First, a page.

This exhibition follows the path of birth and evolution of the American science fiction presented by the Pulp magazines between the late 1920s and the early 1940s.
The exhibition includes the collectors’ items of Amazing Stories, Weird Tales, Astounding Stories, Wonder Stories, and many other pulp magazines’ editions from the personal collection of Riccardo Valla (1942-2013), one of the leading experts and publishing editors of the Italian science fiction.
At the beginning of the 20th century, the term Pulp was used to define cheap popular fiction magazines.
They are named after the wood’s pulp served as a raw material used to produce a low-cost paper on which these magazines were printed.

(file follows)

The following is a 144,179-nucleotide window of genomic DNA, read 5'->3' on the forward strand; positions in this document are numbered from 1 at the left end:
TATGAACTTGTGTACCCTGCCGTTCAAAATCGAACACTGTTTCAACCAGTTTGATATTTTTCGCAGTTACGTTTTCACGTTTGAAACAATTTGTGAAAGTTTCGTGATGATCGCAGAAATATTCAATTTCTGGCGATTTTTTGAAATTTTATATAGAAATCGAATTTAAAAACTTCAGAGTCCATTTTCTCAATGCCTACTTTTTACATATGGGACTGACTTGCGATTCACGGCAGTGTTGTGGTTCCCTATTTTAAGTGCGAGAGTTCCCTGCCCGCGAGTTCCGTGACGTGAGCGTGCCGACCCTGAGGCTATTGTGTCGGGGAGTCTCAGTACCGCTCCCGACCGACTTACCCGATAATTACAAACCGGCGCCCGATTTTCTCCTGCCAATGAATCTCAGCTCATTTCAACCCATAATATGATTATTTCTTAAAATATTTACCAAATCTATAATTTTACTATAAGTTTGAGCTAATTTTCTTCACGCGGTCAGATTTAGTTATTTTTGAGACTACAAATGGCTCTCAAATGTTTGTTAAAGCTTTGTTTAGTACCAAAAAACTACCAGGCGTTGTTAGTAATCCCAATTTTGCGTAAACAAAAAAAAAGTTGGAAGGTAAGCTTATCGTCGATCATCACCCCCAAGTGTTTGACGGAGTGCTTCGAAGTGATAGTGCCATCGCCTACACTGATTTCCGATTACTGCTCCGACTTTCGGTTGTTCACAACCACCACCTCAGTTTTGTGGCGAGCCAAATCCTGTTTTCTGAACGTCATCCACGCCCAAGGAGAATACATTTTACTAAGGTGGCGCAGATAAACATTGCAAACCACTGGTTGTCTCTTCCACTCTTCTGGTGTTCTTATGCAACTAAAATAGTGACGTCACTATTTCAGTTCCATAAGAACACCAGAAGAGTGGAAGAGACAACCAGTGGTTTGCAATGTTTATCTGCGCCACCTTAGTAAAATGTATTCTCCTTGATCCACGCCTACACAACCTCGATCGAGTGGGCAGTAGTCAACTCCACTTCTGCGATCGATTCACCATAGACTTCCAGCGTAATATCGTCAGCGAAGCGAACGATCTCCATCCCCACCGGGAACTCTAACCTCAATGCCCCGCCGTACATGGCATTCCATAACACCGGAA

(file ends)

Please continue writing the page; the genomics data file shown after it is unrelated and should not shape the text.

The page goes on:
And based on these publications the main genres of the 20th century’s fiction were developed: detective, romance, horror and – of course – science fiction.
The first pulp is generally considered The Argosy, published at the beginning of 1882 by the publisher Munsey, but the golden age of these publications is certainly the period between the two World Wars.
After the Second World War, with the expanding market of paperbacks and digest magazines, the refinement of public tastes and the appearance of new forms of entertainment such as TV series and comics, pulp magazines began their fast decline.
One section explores the colorful cover illustrations made by Frank Paul dedicated to the Città del Futuro (City of the Future) and there is The Floating Island installation in the center of the room, a tribute to the Isola a Elica (Elica Island) by Jules Verne and to the flying cities of Paul’s covers created by the artist CRISIPLASTICA.